Brian Eno and Peter Chilvers Bloom: 10 Worlds Review

Brian Eno and Peter Chilvers Bloom: 10 Worlds

If you want beats of any sort then look elsewhere, but if you want an addictive trek across several ambient soundscapes, then Bloom: 10 Worlds is a stunner.

Brian Eno and Peter Chilvers Bloom: 10 Worlds

Price £7.99
Download App Store

Bloom: 10 Worlds key features:

  • Generative music app for iOS
  • Features 10 different ‘worlds’ – essentially different environments with varied sounds
  • Touch and looped composition
  • Watch and listen as the app generates music, too

The original 2008 Bloom app was a generative music-making app that allowed you to create music by touching parts of the screen. These were then looped and would eventually fade out as you played more. It was one of the most mesmeric and calming of compositional experiences out there.

Bloom: 10 Worlds is essentially the original, times 10. You’re given 10 environments to create with, each unlocking as you play the one before. At first, we thought it was merely a soothing looping experience, but as you unlock more Worlds, the interaction becomes more complex. Origin is the first world, described as an ‘echo of the original’. Here, the cycling is initially a loop, but notes eventually change if you leave it a while. Progress through to World number five, Mull, and the generation seems more enhanced and based on the rhythm of the original.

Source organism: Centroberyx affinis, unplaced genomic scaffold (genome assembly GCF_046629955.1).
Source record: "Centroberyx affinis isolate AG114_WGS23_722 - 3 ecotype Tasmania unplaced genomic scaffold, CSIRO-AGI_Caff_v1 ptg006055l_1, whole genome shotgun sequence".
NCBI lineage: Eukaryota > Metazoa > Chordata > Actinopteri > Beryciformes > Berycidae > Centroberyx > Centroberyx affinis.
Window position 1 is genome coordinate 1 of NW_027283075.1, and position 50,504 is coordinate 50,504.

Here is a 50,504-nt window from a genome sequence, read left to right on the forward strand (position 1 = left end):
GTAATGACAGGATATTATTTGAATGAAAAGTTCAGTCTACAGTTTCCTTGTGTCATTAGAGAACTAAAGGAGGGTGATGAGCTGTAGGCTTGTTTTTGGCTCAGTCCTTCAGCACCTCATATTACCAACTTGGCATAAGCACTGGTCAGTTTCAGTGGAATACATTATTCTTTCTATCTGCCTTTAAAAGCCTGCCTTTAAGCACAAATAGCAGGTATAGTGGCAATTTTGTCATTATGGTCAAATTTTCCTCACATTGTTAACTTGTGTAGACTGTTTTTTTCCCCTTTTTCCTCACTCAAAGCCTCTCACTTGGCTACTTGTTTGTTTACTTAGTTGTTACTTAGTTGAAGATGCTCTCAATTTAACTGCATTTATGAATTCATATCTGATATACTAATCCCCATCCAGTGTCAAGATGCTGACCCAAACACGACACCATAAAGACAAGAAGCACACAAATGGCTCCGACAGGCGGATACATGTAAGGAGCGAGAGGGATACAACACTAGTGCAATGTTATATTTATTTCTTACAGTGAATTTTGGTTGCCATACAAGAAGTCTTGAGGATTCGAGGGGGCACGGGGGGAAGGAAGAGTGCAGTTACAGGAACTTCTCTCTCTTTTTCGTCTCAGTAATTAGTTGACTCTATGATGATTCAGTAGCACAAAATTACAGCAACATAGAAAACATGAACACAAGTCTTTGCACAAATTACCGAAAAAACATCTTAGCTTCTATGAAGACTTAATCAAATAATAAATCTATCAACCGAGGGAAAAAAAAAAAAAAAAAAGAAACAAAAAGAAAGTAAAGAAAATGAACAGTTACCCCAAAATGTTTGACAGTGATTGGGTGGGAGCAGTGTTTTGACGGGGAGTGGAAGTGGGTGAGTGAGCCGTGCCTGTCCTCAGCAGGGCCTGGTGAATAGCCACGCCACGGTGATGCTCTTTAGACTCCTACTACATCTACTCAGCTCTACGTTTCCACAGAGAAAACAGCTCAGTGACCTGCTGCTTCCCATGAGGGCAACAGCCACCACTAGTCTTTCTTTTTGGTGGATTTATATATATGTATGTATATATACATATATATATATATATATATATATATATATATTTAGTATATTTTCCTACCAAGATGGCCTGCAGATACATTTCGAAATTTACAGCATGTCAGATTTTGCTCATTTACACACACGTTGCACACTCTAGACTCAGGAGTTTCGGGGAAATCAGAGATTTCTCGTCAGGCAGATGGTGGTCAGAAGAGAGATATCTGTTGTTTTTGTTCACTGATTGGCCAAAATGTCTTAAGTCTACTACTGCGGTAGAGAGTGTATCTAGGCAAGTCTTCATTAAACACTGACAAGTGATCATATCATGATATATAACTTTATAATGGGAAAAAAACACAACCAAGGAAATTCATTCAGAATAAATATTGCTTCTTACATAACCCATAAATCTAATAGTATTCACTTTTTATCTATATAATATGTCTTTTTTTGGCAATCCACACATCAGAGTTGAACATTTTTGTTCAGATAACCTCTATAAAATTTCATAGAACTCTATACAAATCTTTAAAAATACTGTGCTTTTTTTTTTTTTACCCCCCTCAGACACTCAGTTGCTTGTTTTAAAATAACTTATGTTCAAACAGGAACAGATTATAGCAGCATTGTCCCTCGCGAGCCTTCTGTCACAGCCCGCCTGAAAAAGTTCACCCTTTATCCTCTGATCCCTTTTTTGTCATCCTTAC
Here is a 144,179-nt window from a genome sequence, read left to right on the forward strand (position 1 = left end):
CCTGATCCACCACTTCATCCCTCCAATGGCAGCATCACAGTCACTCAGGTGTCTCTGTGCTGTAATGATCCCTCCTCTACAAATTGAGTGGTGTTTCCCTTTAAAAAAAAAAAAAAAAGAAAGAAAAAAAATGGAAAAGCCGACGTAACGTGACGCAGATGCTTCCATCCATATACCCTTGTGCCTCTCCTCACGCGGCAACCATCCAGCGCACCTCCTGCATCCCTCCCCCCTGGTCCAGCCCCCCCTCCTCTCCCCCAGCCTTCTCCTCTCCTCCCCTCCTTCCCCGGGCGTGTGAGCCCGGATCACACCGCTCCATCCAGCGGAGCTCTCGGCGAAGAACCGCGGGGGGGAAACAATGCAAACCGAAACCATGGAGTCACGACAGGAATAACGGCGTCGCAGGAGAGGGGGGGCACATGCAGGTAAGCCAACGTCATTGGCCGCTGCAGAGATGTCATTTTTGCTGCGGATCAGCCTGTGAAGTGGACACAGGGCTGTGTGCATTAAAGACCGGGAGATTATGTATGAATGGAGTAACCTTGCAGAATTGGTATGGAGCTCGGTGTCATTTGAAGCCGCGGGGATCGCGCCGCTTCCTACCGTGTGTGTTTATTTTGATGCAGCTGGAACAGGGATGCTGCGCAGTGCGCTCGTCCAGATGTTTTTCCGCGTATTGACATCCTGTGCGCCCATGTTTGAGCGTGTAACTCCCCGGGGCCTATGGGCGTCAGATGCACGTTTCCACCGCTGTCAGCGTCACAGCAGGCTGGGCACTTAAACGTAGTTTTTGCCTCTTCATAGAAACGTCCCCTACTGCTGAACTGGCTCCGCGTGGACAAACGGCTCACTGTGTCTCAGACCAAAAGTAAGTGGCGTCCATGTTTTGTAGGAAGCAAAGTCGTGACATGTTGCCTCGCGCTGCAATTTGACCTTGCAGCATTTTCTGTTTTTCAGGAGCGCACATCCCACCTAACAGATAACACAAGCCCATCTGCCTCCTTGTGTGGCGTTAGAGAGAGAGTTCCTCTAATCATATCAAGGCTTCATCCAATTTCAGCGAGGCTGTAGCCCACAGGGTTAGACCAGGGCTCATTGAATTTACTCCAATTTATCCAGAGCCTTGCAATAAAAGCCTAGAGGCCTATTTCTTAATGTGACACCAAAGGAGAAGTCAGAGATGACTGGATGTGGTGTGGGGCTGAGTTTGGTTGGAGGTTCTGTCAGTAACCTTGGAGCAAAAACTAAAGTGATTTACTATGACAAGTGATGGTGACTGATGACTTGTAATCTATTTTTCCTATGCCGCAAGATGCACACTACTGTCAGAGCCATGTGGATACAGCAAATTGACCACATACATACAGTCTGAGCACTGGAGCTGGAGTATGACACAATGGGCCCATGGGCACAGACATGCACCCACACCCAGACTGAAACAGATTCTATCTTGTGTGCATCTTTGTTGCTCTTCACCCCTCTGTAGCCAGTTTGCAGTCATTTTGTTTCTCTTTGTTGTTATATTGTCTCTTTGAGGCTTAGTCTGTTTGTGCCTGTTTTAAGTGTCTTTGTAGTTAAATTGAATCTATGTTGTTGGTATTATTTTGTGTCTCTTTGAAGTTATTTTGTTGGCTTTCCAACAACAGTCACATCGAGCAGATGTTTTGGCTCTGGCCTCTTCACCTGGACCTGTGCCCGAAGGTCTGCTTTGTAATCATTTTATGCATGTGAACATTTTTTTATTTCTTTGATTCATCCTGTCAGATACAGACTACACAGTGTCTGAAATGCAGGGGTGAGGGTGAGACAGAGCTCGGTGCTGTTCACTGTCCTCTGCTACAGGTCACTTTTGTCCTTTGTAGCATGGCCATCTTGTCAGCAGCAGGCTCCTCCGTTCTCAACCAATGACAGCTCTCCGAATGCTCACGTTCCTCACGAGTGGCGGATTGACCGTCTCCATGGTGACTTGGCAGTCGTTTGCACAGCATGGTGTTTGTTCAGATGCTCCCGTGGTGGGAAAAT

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Most of the Worlds tend to veer off on their own, but stay in key if you leave them alone, so you’re never getting any jarring notes. Should you rejoin the fun, your new playing tends to take priority.

A menu (of sorts) allows you to determine the duration of the generation should you leave the app running, and lets you engage or disengage this so you return to playing.

This is more a tool for creating atmospheric sonics rather than specific tunes, although you can record the results into your DAW and use them as delicate, atmospheric ingredients in other tunes. And on that score, the atmosphere is rather a single trick which consists of lots of heavily reverbed piano or glock-like sounds, although later you do get some rather dreamy pads.

If you’re a fan of more ambient styles of music and that of Eno himself, then Bloom will definitely appeal – you really do come up with some quite mesmerising patterns. It’s not just about the notes, either, as simply staring at a riff in any World can generate random patterns on the screen, too, so you’re treated to some moving visual art to accompany your – and your iOS device’s – compositions. Instant music, instant videos, instant soothing calm. Perhaps the world could do with these 10.

 

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